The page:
This is what QE has been about. Underwriting government deficit spending (money that, when injected into the economy via various government spending programs, forms part of the GDP figures) and providing investment banks access to an abundance of free money to inflate asset prices to create the illusion all is well in the economy.
Last week, the Fed turned off the printing presses to see if the economy (and more importantly, the market) can stand on its own two feet.
Meanwhile, Europe and Japan are both battling the prospect of deflation. The ECB and BoJ won’t permit falling prices in a world addicted to growth. They will go all in with their own versions of QE to beat deflation.
The Fed too will keep interest rates at near zero well beyond their stated timeframe.
Whether the printing presses in Washington remain idle for very long is a 50/50 bet. If markets fall hard, it’s unlikely the US central bank will have the nerve to stand back and let the cards fall. Intervention is mandatory in the world of more.
In the coming years, we are going to learn what the ultimate price for this extended period of excess is going to be. It’s a price the vast majority are unprepared for.
The central bankers’ exercise in ‘pretend and extend’ over the past six years has simply masked the debt malaise within our society.
Society is comfortably numb. A temporary peace has been bought with QE and interest rate suppression.
When the markets deliver their day of reckoning (and believe me they will) the world of more — more government funding, more property and share price increases, more credit — is over. The repercussions are going to be deep and long lasting.
In addition to being conditioned to expect more, we are also conditioned, as a society, to rarely accept responsibility for our actions. Blame is placed on our circumstances, our childhood or someone else. Not my fault is the default position.
In keeping with the predisposition to point fingers away from ourselves, you can expect central bankers to go from being deified to vilified in a very short space of time. The masses will cry ‘we were duped by their spin’. Let’s start a class action. Demand compensation from the government.
Forget it. The money tin is going to be empty.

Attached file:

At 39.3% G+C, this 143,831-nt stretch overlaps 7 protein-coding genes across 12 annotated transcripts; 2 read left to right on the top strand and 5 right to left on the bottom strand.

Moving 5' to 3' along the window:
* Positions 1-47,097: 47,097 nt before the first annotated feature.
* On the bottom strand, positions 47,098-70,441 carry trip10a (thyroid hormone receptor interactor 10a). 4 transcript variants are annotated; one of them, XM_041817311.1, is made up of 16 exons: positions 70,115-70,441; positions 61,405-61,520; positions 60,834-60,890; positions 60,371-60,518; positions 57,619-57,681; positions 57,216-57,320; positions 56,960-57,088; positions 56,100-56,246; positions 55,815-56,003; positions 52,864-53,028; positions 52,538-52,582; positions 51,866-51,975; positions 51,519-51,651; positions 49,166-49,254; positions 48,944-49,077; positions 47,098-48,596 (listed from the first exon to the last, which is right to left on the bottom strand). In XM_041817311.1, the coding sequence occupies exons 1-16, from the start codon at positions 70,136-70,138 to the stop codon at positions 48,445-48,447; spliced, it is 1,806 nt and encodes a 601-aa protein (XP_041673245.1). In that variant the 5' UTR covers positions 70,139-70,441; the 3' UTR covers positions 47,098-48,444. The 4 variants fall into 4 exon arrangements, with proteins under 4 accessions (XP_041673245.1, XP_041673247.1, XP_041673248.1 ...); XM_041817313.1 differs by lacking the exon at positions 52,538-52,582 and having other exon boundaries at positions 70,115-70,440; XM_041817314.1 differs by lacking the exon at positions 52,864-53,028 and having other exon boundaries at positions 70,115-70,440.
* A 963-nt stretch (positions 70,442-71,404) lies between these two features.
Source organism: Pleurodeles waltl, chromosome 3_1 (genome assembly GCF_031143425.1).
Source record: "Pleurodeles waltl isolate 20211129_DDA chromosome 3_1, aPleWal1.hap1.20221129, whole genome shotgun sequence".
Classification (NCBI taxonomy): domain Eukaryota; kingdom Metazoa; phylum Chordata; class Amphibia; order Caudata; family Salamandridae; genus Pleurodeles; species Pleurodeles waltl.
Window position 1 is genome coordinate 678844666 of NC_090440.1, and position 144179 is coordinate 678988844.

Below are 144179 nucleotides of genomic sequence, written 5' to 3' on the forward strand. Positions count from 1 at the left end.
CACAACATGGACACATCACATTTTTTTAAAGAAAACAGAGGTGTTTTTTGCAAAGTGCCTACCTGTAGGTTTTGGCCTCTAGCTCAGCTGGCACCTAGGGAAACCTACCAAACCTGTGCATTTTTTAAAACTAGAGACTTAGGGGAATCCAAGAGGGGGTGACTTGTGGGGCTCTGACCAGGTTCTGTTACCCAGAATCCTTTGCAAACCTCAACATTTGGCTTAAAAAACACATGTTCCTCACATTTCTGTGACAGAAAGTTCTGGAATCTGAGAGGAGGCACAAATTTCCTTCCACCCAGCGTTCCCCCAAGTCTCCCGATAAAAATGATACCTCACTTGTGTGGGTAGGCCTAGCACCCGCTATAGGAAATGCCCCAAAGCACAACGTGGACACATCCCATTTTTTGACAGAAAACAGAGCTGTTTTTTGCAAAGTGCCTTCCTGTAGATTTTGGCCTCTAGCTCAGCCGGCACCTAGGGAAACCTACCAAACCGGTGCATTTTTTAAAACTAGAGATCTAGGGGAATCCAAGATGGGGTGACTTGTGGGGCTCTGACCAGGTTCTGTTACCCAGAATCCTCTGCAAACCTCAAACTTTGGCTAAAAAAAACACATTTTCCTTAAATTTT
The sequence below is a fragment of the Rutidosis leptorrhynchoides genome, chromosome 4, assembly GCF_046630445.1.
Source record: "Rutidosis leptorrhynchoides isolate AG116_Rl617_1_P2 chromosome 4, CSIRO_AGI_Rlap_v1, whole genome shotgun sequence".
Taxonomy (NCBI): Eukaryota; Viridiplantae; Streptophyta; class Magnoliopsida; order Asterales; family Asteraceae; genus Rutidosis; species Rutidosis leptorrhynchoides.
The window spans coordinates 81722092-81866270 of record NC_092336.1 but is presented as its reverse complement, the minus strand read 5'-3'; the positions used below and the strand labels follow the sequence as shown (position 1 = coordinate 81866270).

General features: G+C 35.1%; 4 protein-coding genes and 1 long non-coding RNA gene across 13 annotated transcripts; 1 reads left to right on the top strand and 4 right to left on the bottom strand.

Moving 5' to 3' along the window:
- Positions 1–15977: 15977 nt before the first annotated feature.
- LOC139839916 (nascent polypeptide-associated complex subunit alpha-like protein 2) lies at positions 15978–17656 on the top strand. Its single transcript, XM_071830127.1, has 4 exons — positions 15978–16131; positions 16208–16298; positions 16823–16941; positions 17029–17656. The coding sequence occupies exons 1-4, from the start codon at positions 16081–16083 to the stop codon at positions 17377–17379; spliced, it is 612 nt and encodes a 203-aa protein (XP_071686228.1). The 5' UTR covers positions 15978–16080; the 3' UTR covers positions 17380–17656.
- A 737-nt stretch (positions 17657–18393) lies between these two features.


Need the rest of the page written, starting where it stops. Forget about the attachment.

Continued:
The lessons from The Great Depression were seared into the consciousness of at least two generations. It’s evident from the age of excess those lessons have been well and truly forgotten. The teacher is getting ready.
The coming Greater Depression is going to be brutal. I do not say this to be sensationalist or to create unnecessary fear. Life is all about balance — high tide, low tide; night followed by day; droughts broken by floods; yin and yang. This is the order of the universe.
Excesses are corrected.
The period of excess we have lived through has been a full blown orgy of debt. By comparison, the Roaring Twenties looks like a Sunday school picnic that got a little out of hand.
Based on the universe’s power to swing the pendulum in an equal and opposite direction, it stands to reason the corrective phase we are yet to experience will be more severe than anything we’ve ever encountered.
Governments will be forced to undertake the structural (taxation, welfare, employment laws, red tape, health) reform they should have done six years ago. While this reform is essential, it’ll create enormous upheaval in the lives of those who have believed the government had their backs.
Take the necessary precautions to ensure you have protected your financial position.
Reduce debt. Take profits. Build cash reserves. Look at your world through conservative eyes and see how you can live within your means.
I could be completely wrong. The universe may not correct this age of excess and LiftEasy 1000 could come off the production line in the near future.
However, being financially prudent is not such a bad thing…unless of course you’re a policymaker chasing growth.
For The Daily Reckoning Australia